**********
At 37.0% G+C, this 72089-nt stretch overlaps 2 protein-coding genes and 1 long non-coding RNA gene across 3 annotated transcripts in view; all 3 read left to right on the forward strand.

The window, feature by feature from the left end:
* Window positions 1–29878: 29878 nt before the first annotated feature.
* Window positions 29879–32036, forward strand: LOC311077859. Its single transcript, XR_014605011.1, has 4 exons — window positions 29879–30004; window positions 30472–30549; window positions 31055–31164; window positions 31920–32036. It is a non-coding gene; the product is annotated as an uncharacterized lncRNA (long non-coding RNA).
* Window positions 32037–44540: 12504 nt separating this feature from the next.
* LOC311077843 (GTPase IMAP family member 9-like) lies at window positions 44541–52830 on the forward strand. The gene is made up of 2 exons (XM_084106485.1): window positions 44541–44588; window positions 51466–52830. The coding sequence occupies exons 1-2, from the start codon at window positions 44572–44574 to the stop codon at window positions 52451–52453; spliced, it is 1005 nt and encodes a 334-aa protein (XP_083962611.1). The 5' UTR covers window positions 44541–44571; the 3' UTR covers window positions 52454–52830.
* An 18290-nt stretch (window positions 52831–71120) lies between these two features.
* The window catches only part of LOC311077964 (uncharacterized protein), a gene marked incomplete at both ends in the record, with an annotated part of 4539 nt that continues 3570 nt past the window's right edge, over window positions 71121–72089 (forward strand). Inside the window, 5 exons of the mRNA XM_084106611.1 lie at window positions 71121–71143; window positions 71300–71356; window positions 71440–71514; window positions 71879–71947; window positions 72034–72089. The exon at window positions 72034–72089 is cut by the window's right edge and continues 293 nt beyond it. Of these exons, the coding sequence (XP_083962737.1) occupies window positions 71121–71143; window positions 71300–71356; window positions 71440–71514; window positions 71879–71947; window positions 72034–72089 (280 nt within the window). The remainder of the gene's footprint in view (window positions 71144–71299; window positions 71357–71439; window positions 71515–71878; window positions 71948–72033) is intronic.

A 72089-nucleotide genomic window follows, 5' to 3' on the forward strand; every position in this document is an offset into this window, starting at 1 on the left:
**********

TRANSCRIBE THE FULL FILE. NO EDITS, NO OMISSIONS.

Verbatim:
At 37.0% G+C, this 72089-nt stretch overlaps 2 protein-coding genes and 1 long non-coding RNA gene across 3 annotated transcripts in view; all 3 read left to right on the forward strand.

The window, feature by feature from the left end:
* Window positions 1–29878: 29878 nt before the first annotated feature.
* Window positions 29879–32036, forward strand: LOC311077859. Its single transcript, XR_014605011.1, has 4 exons — window positions 29879–30004; window positions 30472–30549; window positions 31055–31164; window positions 31920–32036. It is a non-coding gene; the product is annotated as an uncharacterized lncRNA (long non-coding RNA).
* Window positions 32037–44540: 12504 nt separating this feature from the next.
* LOC311077843 (GTPase IMAP family member 9-like) lies at window positions 44541–52830 on the forward strand. The gene is made up of 2 exons (XM_084106485.1): window positions 44541–44588; window positions 51466–52830. The coding sequence occupies exons 1-2, from the start codon at window positions 44572–44574 to the stop codon at window positions 52451–52453; spliced, it is 1005 nt and encodes a 334-aa protein (XP_083962611.1). The 5' UTR covers window positions 44541–44571; the 3' UTR covers window positions 52454–52830.
* An 18290-nt stretch (window positions 52831–71120) lies between these two features.
* The window catches only part of LOC311077964 (uncharacterized protein), a gene marked incomplete at both ends in the record, with an annotated part of 4539 nt that continues 3570 nt past the window's right edge, over window positions 71121–72089 (forward strand). Inside the window, 5 exons of the mRNA XM_084106611.1 lie at window positions 71121–71143; window positions 71300–71356; window positions 71440–71514; window positions 71879–71947; window positions 72034–72089. The exon at window positions 72034–72089 is cut by the window's right edge and continues 293 nt beyond it. Of these exons, the coding sequence (XP_083962737.1) occupies window positions 71121–71143; window positions 71300–71356; window positions 71440–71514; window positions 71879–71947; window positions 72034–72089 (280 nt within the window). The remainder of the gene's footprint in view (window positions 71144–71299; window positions 71357–71439; window positions 71515–71878; window positions 71948–72033) is intronic.

A 72089-nucleotide genomic window follows, 5' to 3' on the forward strand; every position in this document is an offset into this window, starting at 1 on the left: